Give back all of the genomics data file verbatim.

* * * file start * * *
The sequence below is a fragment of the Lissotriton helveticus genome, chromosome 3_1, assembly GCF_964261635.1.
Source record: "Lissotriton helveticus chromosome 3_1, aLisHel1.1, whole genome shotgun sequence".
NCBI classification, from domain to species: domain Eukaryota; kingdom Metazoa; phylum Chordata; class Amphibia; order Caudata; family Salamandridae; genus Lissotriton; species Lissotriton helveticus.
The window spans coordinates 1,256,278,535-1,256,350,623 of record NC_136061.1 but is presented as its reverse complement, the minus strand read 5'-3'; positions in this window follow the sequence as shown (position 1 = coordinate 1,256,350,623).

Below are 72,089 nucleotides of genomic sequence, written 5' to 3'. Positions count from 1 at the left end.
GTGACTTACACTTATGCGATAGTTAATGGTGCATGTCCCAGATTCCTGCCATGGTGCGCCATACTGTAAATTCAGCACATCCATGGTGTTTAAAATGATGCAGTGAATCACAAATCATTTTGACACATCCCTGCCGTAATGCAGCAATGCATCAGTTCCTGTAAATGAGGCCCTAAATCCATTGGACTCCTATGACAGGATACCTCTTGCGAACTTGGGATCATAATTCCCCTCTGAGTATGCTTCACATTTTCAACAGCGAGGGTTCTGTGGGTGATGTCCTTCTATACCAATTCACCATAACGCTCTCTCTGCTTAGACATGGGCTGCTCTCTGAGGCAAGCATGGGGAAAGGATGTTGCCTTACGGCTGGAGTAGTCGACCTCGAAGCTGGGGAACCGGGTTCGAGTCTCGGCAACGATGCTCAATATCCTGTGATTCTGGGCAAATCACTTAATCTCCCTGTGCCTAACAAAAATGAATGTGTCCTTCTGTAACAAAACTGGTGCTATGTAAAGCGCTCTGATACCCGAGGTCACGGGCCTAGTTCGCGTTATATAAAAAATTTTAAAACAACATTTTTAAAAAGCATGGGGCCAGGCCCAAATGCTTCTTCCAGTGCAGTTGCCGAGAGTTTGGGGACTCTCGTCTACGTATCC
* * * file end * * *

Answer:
The sequence below is a fragment of the Lissotriton helveticus genome, chromosome 3_1, assembly GCF_964261635.1.
Source record: "Lissotriton helveticus chromosome 3_1, aLisHel1.1, whole genome shotgun sequence".
NCBI classification, from domain to species: domain Eukaryota; kingdom Metazoa; phylum Chordata; class Amphibia; order Caudata; family Salamandridae; genus Lissotriton; species Lissotriton helveticus.
The window spans coordinates 1,256,278,535-1,256,350,623 of record NC_136061.1 but is presented as its reverse complement, the minus strand read 5'-3'; positions in this window follow the sequence as shown (position 1 = coordinate 1,256,350,623).

Below are 72,089 nucleotides of genomic sequence, written 5' to 3'. Positions count from 1 at the left end.
GTGACTTACACTTATGCGATAGTTAATGGTGCATGTCCCAGATTCCTGCCATGGTGCGCCATACTGTAAATTCAGCACATCCATGGTGTTTAAAATGATGCAGTGAATCACAAATCATTTTGACACATCCCTGCCGTAATGCAGCAATGCATCAGTTCCTGTAAATGAGGCCCTAAATCCATTGGACTCCTATGACAGGATACCTCTTGCGAACTTGGGATCATAATTCCCCTCTGAGTATGCTTCACATTTTCAACAGCGAGGGTTCTGTGGGTGATGTCCTTCTATACCAATTCACCATAACGCTCTCTCTGCTTAGACATGGGCTGCTCTCTGAGGCAAGCATGGGGAAAGGATGTTGCCTTACGGCTGGAGTAGTCGACCTCGAAGCTGGGGAACCGGGTTCGAGTCTCGGCAACGATGCTCAATATCCTGTGATTCTGGGCAAATCACTTAATCTCCCTGTGCCTAACAAAAATGAATGTGTCCTTCTGTAACAAAACTGGTGCTATGTAAAGCGCTCTGATACCCGAGGTCACGGGCCTAGTTCGCGTTATATAAAAAATTTTAAAACAACATTTTTAAAAAGCATGGGGCCAGGCCCAAATGCTTCTTCCAGTGCAGTTGCCGAGAGTTTGGGGACTCTCGTCTACGTATCC